India Gets Revenue Boost; T20 Leagues Limited to 4 Overseas Players | Cricket Update
BCCI Solidifies Dominance in World Cricket as ICC Approves New Revenue Distribution Model
In a historic decision made during the ICC’s board meeting held in Durban, the Board of Control for Cricket in India (BCCI) has further established its position as the financial powerhouse of international cricket. The ICC has given its approval to a revamped revenue distribution model that solidifies the Indian board’s dominance in the sport.
While the exact financial details were not disclosed in the official ICC statement, it is widely speculated that the BCCI is set to generate an estimated $230 million per year over the next four years from the total revenue pool of $600 million. This would account for approximately 38.4 percent of the total, making it nearly six times more than the projected earnings of the England and Wales Cricket Board (ECB), which is expected to receive around $41 million at 6.89 percent. Cricket Australia (CA) will rank second, receiving approximately $37.53 million (about 6.25 percent) from the distribution.
Another significant development arising from the ICC board meeting is the introduction of a restriction on the number of overseas cricketers allowed in playing XIs for new events. The new regulation limits the participation of overseas players to a maximum of four per team. This measure has been put in place to counter the growing influence of T20 leagues worldwide, which have been undermining the traditional international version of the game.
The ICC’s media release stated,
“The ICC Board also confirmed the largest ever investment into the sport after the distribution model for the next four years was agreed upon.” The release further highlighted that every ICC member would receive substantially increased funding, with a special strategic investment fund dedicated to driving global growth initiatives aligned with the ICC Global Growth Strategy.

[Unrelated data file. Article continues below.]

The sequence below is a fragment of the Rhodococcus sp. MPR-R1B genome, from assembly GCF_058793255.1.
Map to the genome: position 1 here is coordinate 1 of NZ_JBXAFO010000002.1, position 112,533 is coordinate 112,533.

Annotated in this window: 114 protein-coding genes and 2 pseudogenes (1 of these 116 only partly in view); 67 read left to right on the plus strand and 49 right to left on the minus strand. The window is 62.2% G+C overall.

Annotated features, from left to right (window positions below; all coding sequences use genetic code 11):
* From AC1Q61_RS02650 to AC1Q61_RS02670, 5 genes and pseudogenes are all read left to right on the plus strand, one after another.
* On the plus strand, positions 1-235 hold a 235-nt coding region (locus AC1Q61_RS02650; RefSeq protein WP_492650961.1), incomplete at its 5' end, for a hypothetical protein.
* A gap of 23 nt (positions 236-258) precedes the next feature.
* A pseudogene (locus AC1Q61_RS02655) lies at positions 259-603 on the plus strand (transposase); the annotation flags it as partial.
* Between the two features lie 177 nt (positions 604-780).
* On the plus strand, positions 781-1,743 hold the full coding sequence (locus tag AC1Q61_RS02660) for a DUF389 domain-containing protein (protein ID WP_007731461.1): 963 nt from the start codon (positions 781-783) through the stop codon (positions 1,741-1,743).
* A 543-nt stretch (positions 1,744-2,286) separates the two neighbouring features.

Although the specific financial breakdown was not provided in the official release, an ICC board member confirmed that the BCCI would receive its rightful share for its significant contributions to the sport’s growth. Additionally, each member board is expected to earn considerably more during this cycle. ICC Chairman Greg Barclay emphasized, “All members will receive a base distribution, and additional revenue will be allocated based on their contribution to the global game, both on and off the field.” He further described this as an unprecedented opportunity to invest extensively in cricket and foster growth, player engagement, fan participation, and competitive spirit.
Player Participation Cap in New Events
The ICC has also decided that all new events, including various T20 leagues, must include a minimum of seven homegrown players or players from associate members in their playing XIs. This requirement aims to prevent mass retirements of T20 specialists from top cricketing nations. With the advent of Major League Cricket (MLC) in the United States and Saudi Arabia’s ambitious T20 project in the pipeline, stakeholders are keen to protect the sanctity of international cricket.
Furthermore, the host board of T20 events will be obligated to pay a “solidarity fee” to the home board of an overseas player. Essentially, this fee serves as a commission to acknowledge the role played by the member board in nurturing and promoting the sport globally.
In Test cricket, the Chief Executives’ Committee has approved changes to over-rate sanctions to strike a balance between maintaining required over-rates and ensuring appropriate remuneration for players. Under the new rules, players will be fined 5% of their match fee for each over that falls short, with a maximum penalty of 50%. However, if a team is bowled out before reaching 80 overs, there will be no over-rate penalty applied, even in cases of slow over-rates. This replaces the previous threshold of 60 overs.
In summary, the recent ICC board meeting has ushered in significant changes within international cricket. The BCCI’s financial prowess has been solidified with the approval of a revamped revenue distribution model, strengthening its dominant position. The introduction of restrictions on overseas player participation in new events aims to safeguard the international format of the game. Furthermore, alterations to over-rate sanctions in Test cricket seek to strike a fair balance between maintaining required over-rates and players’ remuneration. These developments mark a pivotal moment for the sport, presenting a unique opportunity for member boards to accelerate growth, engage more players and fans, and enhance competitiveness.